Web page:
United States Air Force Lt. Ken Eickmann (retired) and Rear Admiral British Royal Navy Neil Morisetti CB (retired) “have seen first-hand how the risks of climate change affect military operations and national security around the world.”
That’s why we are visiting Miami this week to meet with a wide range of local leaders to talk about the fact that a more diversified energy posture makes for a safer nation. And South Florida has a key role to play in moving the world to a stronger energy future.
According to the U.S. National Climate Assessment, global sea levels rose about eight inches in the last century. They are predicted to rise anywhere from one to four feet in the coming century. That especially matters in a place like Florida, where 2.4 million people live within four feet of current sea levels.
But picture that kind of destabilizing change coming to a region in conflict — exacerbating disputes over politics, resources, religion, and economics — and you can readily see why national security leaders around the world have identified climate change as a key threat to the global security system.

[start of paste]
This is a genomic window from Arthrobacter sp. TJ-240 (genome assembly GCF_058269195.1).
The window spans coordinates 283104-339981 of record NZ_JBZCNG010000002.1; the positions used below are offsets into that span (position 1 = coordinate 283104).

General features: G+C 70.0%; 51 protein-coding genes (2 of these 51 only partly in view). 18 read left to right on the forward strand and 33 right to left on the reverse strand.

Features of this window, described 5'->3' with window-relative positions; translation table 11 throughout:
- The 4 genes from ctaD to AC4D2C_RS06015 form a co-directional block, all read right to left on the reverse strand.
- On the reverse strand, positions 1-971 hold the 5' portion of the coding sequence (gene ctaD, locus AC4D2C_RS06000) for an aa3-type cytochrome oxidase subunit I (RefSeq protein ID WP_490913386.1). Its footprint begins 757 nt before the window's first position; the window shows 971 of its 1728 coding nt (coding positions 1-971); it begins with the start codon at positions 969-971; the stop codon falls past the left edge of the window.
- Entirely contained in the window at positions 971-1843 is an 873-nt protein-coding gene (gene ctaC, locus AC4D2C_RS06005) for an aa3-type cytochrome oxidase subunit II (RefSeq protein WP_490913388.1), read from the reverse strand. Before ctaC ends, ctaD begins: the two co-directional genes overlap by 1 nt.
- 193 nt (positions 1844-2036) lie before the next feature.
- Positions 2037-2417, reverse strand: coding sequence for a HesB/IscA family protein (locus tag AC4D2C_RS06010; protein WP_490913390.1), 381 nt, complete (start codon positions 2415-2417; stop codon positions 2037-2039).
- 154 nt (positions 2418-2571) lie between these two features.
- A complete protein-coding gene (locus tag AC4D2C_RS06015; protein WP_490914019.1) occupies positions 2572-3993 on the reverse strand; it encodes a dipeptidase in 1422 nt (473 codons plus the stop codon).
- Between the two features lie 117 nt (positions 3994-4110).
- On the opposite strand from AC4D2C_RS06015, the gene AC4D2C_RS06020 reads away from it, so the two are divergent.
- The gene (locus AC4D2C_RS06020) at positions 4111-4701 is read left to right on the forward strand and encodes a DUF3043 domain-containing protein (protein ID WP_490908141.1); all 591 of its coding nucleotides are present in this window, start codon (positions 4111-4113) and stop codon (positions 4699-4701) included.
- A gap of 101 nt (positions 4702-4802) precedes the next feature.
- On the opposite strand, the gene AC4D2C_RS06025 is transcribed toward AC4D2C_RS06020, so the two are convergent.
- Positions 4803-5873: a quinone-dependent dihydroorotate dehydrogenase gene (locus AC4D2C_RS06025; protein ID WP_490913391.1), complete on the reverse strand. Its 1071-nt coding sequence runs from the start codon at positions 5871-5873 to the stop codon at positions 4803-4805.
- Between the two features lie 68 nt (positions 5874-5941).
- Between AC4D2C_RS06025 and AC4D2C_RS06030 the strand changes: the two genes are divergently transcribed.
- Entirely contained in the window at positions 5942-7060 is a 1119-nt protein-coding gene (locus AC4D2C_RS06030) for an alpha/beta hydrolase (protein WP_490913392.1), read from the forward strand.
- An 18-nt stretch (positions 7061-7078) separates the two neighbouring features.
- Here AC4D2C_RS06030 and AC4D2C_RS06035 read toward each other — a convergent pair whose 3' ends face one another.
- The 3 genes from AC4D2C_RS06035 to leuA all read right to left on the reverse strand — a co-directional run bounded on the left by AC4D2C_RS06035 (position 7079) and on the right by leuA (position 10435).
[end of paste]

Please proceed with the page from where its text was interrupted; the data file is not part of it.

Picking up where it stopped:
The opinion piece published in the Miami Herald’s March 3rd edition goes on to highlight how climate change “represents a direct challenge to national security and global stability” but that the British and United States military using renewable energy to cut costs, reduce environmental impact, and perhaps most important, “cutting the number of dangerous re-supply convoys that all too often turn our troops into targets.”
Click here for a pdf of the full article: Climate change a threat